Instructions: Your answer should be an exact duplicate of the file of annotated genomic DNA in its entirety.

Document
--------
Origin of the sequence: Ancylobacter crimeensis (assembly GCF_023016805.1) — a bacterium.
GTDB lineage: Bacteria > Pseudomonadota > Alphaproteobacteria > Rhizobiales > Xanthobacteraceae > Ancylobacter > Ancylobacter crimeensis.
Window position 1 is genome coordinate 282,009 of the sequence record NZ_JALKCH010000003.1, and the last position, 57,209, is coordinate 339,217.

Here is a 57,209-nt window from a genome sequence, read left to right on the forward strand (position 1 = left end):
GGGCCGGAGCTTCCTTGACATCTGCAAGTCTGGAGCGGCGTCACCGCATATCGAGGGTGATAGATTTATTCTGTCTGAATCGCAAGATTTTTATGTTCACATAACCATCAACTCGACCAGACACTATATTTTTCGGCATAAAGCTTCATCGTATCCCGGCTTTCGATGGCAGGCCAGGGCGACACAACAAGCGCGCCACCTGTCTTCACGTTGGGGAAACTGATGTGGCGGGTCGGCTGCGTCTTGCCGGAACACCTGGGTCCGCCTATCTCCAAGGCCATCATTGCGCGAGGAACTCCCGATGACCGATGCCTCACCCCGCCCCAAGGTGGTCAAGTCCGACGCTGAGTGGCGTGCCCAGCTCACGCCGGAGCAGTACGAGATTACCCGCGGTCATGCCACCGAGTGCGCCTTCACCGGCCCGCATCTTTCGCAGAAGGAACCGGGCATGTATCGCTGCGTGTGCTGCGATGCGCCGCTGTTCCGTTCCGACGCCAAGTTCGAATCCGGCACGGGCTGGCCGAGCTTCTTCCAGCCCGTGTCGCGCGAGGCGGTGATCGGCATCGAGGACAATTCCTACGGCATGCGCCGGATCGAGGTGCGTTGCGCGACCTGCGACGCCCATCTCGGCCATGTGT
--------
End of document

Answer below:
Origin of the sequence: Ancylobacter crimeensis (assembly GCF_023016805.1) — a bacterium.
GTDB lineage: Bacteria > Pseudomonadota > Alphaproteobacteria > Rhizobiales > Xanthobacteraceae > Ancylobacter > Ancylobacter crimeensis.
Window position 1 is genome coordinate 282,009 of the sequence record NZ_JALKCH010000003.1, and the last position, 57,209, is coordinate 339,217.

Here is a 57,209-nt window from a genome sequence, read left to right on the forward strand (position 1 = left end):
GGGCCGGAGCTTCCTTGACATCTGCAAGTCTGGAGCGGCGTCACCGCATATCGAGGGTGATAGATTTATTCTGTCTGAATCGCAAGATTTTTATGTTCACATAACCATCAACTCGACCAGACACTATATTTTTCGGCATAAAGCTTCATCGTATCCCGGCTTTCGATGGCAGGCCAGGGCGACACAACAAGCGCGCCACCTGTCTTCACGTTGGGGAAACTGATGTGGCGGGTCGGCTGCGTCTTGCCGGAACACCTGGGTCCGCCTATCTCCAAGGCCATCATTGCGCGAGGAACTCCCGATGACCGATGCCTCACCCCGCCCCAAGGTGGTCAAGTCCGACGCTGAGTGGCGTGCCCAGCTCACGCCGGAGCAGTACGAGATTACCCGCGGTCATGCCACCGAGTGCGCCTTCACCGGCCCGCATCTTTCGCAGAAGGAACCGGGCATGTATCGCTGCGTGTGCTGCGATGCGCCGCTGTTCCGTTCCGACGCCAAGTTCGAATCCGGCACGGGCTGGCCGAGCTTCTTCCAGCCCGTGTCGCGCGAGGCGGTGATCGGCATCGAGGACAATTCCTACGGCATGCGCCGGATCGAGGTGCGTTGCGCGACCTGCGACGCCCATCTCGGCCATGTGT